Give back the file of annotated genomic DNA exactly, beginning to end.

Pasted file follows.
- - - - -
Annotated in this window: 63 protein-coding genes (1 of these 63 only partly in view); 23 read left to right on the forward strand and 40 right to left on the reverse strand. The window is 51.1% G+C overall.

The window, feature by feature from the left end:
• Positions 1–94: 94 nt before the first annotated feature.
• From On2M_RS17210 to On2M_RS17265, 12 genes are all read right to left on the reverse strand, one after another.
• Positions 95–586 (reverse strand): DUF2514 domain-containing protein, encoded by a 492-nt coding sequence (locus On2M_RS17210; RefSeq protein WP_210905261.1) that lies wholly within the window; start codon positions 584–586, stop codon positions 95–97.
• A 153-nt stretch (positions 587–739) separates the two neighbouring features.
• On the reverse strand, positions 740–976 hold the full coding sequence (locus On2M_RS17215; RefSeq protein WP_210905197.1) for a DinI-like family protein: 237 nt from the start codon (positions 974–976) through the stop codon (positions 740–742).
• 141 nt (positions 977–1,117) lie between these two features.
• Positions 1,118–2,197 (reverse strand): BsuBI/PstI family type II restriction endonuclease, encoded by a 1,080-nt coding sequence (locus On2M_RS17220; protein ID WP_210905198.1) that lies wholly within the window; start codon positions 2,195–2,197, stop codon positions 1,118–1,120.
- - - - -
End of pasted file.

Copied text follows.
Annotated in this window: 63 protein-coding genes (1 of these 63 only partly in view); 23 read left to right on the forward strand and 40 right to left on the reverse strand. The window is 51.1% G+C overall.

The window, feature by feature from the left end:
• Positions 1–94: 94 nt before the first annotated feature.
• From On2M_RS17210 to On2M_RS17265, 12 genes are all read right to left on the reverse strand, one after another.
• Positions 95–586 (reverse strand): DUF2514 domain-containing protein, encoded by a 492-nt coding sequence (locus On2M_RS17210; RefSeq protein WP_210905261.1) that lies wholly within the window; start codon positions 584–586, stop codon positions 95–97.
• A 153-nt stretch (positions 587–739) separates the two neighbouring features.
• On the reverse strand, positions 740–976 hold the full coding sequence (locus On2M_RS17215; RefSeq protein WP_210905197.1) for a DinI-like family protein: 237 nt from the start codon (positions 974–976) through the stop codon (positions 740–742).
• 141 nt (positions 977–1,117) lie between these two features.
• Positions 1,118–2,197 (reverse strand): BsuBI/PstI family type II restriction endonuclease, encoded by a 1,080-nt coding sequence (locus On2M_RS17220; protein ID WP_210905198.1) that lies wholly within the window; start codon positions 2,195–2,197, stop codon positions 1,118–1,120.